As we move through the second half of June, it's time for another look around the league.
Detroit - Maybe Joaquin Benoit will go all Rafael Betancourt on us in his age-35 season and emerge as the Tigers' best option to close out games and finish the season as the primary ninth-inning option. Since 2010, Benoit has a 4.36 K/BB to support a 2.59 ERA and 0.972 WHIP. Home runs have been the biggest issue for him (27 allowed in 222.1 innings during that span), but Benoit's control is good enough to offset that damage over the long haul and his lack of unfavorable splits makes him the most skilled option of the team's current crop of relievers.
Meanwhile at Triple-A, December-March closer Bruce Rondon been dominant despite an increasing walk rate (6.7, 10.9 and 17.2% over the first three months) thanks to a 36.2% strikeout rate for the season. Rondon ranks fifth in the International League (min 25 IP) in that category, while boasting an excellent 52.8% groundball rate. Even if manager Jim Leyland isn't comfortable using Rondon to close in the big leagues, he should be in the mix for a high-leverage role sooner rather than later with the big club. Jose Valverde was designated for assignment Friday, but Al Alburquerque received the call back to Detroit instead of Rondon.
Cleveland - Ubaldo Jimenez does to my eyes what Toby Keith does to my ears. I can accept that 2012 is an outlier in the wrong direction, but his 2011 and 2013 numbers look like the baseline for his volatile skill set. Jimenez is Edinson Volquez with sink.
Kansas City - It's a shame that Eric Hosmer and Mike Moustakas haven't been able to figure things out at the plate and maybe new hitting coach George Brett is part of the solution. Billy Butler's step back, Jeff Francoeur (the name just speaks for itself at this point), a backslide from Alcides Escobar and no true solution at second base have also been problematic and have left the Royals to squander a great year from the pitching staff thus far.
The Royals' starters - thanks largely to James Shields and Ervin Santana, rank second only to Detroit in starter ERA (3.64) in the American League entering play Friday. In addition to the strong results, the starters have also enabled the bullpen to log the fewest innings in MLB this season (175.1) while leading both leagues with a 2.82 ERA. Santana's price may still lag behind his actual value for many owners. With a career-low 3.9% walk rate (career 7.4) and a career-high 46.7% groundball rate, Santana is minimizing the damage of the long ball and has become more efficient on the mound by averaging a career-best 14.5 pitches per inning.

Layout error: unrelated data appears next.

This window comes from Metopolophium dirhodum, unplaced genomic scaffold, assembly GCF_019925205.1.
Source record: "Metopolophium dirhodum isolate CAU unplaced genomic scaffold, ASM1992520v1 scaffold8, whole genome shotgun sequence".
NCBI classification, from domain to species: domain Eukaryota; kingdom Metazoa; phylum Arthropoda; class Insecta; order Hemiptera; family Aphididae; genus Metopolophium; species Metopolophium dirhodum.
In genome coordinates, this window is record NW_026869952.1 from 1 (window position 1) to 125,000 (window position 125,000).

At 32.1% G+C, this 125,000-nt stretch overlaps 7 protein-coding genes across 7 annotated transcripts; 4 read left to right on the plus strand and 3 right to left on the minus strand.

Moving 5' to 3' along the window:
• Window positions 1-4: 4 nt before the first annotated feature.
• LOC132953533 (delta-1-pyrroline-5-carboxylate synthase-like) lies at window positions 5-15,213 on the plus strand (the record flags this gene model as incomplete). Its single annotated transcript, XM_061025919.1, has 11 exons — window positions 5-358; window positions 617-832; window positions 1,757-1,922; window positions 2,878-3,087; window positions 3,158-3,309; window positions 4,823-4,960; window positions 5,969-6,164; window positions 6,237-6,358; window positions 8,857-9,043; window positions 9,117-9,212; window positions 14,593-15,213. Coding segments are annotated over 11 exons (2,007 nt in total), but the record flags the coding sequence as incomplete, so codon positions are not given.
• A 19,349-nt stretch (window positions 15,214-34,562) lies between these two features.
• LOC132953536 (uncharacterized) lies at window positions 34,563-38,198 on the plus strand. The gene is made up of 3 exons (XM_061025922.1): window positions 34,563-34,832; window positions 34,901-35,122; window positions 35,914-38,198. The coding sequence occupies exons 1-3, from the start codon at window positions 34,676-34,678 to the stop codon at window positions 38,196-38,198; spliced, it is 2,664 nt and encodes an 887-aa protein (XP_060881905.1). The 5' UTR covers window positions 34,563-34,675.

Minnesota - A full offseason to go through his usual workouts, improved health and a very strong spring training (process trumping results) was enough for my interest in a discounted Justin Morneau to return in March. Over the past calendar year, Morneau has hit .288/.347/.411 with a .328 wOBA, 12 homers, 86 RBI and 69 runs scored in 150 games (640 plate appearances). By comparison, that's the same number of home runs as James Loney during that span and an overall line nearly identical to Yonder Alonso. It's a "buy lowest" opportunity, but what level can Morneau bounce back to?
St. Louis - According to Baseball Prospectus, the Cardinals have a 97.2% chance of making the playoffs entering play on June 21st. The low-leverage, use sparingly bullpen role never made sense for Carlos Martinez, so it was hardly surprising that he was sent back down in late May to work as a starter again. Martinez has a 21:9 K:BB, 2.45 ERA and 1.87 GO/AO (no homers allowed) over five starts at Triple-A Memphis in the Pacific Coast League. It's easy to wonder if Martinez might leapfrog Michael Wacha as a potential replacement for Tyler Lyons (14 earned runs allowed on 22 hits in his last three starts) should the Cards decide to make a change in the rotation.
Cincinnati - Tony Cingrani made his big league debut April 18, an event that likely became known in the Reds' clubhouse at some point prior to Mike Leake's April 17 outing against the Phillies. In the 12 starts since it became clear that Cingrani was entering the picture with the big club, Leake has a 56:13 K:BB (76.2 innings), 2.00 ERA and five home runs allowed while opposing hitters have slashed .256/.297/.351 against him (Leake has effectively turned opposing hitters into Reds No. 2 man Zack Cozart - .244/.273/.384). In terms of pitch selection, Leake has leaned more on his curveball than his slider, while using his changeup more often than he did last season. Considering the damage opposing hitters did against the slider last season (.255 ISO), the adjustment makes sense.
For Leake, the skills growth seems to be in the quality of the contact he's allowing rather than a significantly reduced rate of contact. There is a slight uptick in his groundball rate, but otherwise there is little to suggest that he has become a radically different pitcher. (tables via BrooksBaseball.net)
The answer may simply be deception. Leake's release point has been more consistent in the first half of 2013 than it was throughout 2012. Without overpowering stuff, keeping hitters off balance and reducing the quality of their collective contact is vital.